Many people accused of DUI in the State or Georgia will ask, "Can I enter a Nolo plea in my DUI case?"
The short answer is "YES" if, and only if, the court is willing to accept the plea after all the defendant meets all of the statutory requirements.
The Georgia Code Section that explains the requirements a defendant must meet to enter a nolo plea to a DUI case in Georgia is O.C.G.A. 40-6-391.1. You can read the entire statute here:
One reason that a defendant may request that the court accept his or her nolo plea in a DUI or any criminal case is that the defendant would like to dispose of his or her criminal case and is willing to accept the court's punishment even if the defendant does not believe that they are guilty of the crimes as charged. Further, in any case that involves an accident where another party's property is damaged or another party is injured, the injured party will generally have 2 years to file a tort action (personal injury or civil case) against the defendant for damages money and costs that may be attributed to the defendant. Even if a person is charged in a criminal case related to any such accident, the defendant may not believe he or she is the cause the accident. Because the defendant's criminal case is likely to come to court before any such tort action, the defendant may elect to enter a nolo plea to dispose of the criminal case and accept such punishment without entering a guilty plea to the charges against him/her. Entering a guilty plea in the criminal case is tantamount to an admission of guilt and may be used in a later civil case against the defendant to show that he/she was liable for the cause of the damage to property or injuries to the other party.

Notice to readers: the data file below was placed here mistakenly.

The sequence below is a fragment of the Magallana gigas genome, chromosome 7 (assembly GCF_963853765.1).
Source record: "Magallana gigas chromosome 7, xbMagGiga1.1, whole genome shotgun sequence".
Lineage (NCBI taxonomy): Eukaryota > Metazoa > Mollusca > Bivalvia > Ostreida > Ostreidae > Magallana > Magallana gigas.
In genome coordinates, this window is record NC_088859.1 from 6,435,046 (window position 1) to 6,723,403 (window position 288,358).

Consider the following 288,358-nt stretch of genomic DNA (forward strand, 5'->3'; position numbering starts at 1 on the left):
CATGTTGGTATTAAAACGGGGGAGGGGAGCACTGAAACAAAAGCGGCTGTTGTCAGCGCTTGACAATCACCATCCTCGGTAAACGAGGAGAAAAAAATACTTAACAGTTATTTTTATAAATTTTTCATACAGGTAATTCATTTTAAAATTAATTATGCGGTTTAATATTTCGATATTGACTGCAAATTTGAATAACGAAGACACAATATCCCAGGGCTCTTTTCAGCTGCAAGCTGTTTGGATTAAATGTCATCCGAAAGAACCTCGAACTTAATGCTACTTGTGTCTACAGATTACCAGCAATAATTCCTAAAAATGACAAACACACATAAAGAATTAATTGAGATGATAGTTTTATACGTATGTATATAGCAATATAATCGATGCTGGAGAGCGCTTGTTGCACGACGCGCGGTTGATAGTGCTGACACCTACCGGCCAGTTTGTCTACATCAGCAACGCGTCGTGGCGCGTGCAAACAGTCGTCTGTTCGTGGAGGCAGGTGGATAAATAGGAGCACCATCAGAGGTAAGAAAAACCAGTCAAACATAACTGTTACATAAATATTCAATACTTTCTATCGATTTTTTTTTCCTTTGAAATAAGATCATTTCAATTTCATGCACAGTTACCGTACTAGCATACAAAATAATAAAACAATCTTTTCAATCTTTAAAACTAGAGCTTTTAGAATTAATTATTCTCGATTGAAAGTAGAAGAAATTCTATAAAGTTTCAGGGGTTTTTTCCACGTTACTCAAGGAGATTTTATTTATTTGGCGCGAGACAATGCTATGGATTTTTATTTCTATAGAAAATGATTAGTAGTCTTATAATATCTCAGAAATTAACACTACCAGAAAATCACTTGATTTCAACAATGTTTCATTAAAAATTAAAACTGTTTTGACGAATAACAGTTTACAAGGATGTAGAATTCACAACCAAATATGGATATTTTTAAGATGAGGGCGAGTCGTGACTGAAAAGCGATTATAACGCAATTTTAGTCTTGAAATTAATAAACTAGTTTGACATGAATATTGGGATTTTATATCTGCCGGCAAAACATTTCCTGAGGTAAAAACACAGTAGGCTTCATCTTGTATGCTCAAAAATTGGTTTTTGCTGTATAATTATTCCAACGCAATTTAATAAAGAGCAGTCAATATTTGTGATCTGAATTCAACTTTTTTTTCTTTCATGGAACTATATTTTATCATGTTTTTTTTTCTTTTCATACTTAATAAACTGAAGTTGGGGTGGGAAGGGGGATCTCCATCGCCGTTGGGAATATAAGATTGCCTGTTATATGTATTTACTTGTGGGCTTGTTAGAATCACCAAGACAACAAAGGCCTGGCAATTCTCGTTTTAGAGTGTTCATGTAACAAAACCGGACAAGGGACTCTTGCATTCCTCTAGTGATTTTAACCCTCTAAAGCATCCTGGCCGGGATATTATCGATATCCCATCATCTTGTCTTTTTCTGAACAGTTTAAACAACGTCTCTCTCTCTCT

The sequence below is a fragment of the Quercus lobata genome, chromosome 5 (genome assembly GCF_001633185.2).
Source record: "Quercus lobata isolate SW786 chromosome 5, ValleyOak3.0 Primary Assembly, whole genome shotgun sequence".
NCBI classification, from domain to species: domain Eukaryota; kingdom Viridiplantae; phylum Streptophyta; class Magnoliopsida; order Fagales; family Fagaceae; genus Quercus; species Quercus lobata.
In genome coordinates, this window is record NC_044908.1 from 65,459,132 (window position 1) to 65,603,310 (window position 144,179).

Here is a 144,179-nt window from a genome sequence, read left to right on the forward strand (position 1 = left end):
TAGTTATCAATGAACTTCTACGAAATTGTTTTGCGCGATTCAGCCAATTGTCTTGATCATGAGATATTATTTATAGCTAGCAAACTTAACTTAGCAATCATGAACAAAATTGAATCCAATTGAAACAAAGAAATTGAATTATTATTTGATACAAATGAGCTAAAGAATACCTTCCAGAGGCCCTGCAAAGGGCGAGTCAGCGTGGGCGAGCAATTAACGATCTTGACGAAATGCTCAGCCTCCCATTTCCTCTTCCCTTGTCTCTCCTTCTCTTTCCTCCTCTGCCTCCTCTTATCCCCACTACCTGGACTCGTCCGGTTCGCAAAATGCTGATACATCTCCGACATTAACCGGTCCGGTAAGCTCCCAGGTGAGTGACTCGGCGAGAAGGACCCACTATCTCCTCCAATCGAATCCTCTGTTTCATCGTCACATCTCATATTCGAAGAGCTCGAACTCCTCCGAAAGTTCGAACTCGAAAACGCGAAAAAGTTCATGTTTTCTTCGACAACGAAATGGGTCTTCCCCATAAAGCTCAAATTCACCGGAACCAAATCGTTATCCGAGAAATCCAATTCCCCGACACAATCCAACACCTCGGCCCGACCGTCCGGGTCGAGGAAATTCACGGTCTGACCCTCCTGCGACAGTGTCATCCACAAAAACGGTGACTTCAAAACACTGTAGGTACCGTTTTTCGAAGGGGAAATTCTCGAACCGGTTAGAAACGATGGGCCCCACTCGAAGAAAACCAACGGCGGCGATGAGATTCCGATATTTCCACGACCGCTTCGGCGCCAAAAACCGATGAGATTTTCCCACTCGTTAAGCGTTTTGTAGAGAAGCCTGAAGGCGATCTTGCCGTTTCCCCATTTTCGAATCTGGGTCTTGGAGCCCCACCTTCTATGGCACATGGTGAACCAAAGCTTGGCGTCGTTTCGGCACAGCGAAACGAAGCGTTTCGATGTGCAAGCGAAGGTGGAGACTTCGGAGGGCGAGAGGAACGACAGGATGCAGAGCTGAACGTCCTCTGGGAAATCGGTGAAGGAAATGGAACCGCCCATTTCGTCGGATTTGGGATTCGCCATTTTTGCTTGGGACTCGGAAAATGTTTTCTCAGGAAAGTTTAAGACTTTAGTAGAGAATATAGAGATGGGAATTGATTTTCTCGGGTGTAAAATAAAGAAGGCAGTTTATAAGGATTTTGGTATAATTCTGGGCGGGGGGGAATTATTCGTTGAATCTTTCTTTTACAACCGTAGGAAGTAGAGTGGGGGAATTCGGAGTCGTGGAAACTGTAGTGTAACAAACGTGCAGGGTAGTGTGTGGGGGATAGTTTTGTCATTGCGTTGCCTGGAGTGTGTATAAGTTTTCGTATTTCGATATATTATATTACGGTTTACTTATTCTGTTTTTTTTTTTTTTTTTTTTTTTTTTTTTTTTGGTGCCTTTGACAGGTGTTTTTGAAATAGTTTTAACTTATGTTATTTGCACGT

Penalties after a nolo plea to DUI
One KEY CONSIDERATION a defendant should consider before entering a nolo plea to DUI in Georgia is that the Department of Driver's Services treats a nolo plea the same as a guilty plea as far as driver's licenses suspensions are concerned. If you enter a nolo plea you will be subject to the same driver's license suspensions as you would if you entered a guilty plea in the case. The court may also impose the same penalties as they would normally impose if the defendant had plead guilty in the case.
In summary, if you are considering entering a plea to a Georgia DUI case, you need to speak with a Georgia attorney who is familiar with the DUI laws and who can advise you of whether or not such a plea may or may not benefit you in your case.
Blog posts by Bill Hardman at DUI Blog and Case Results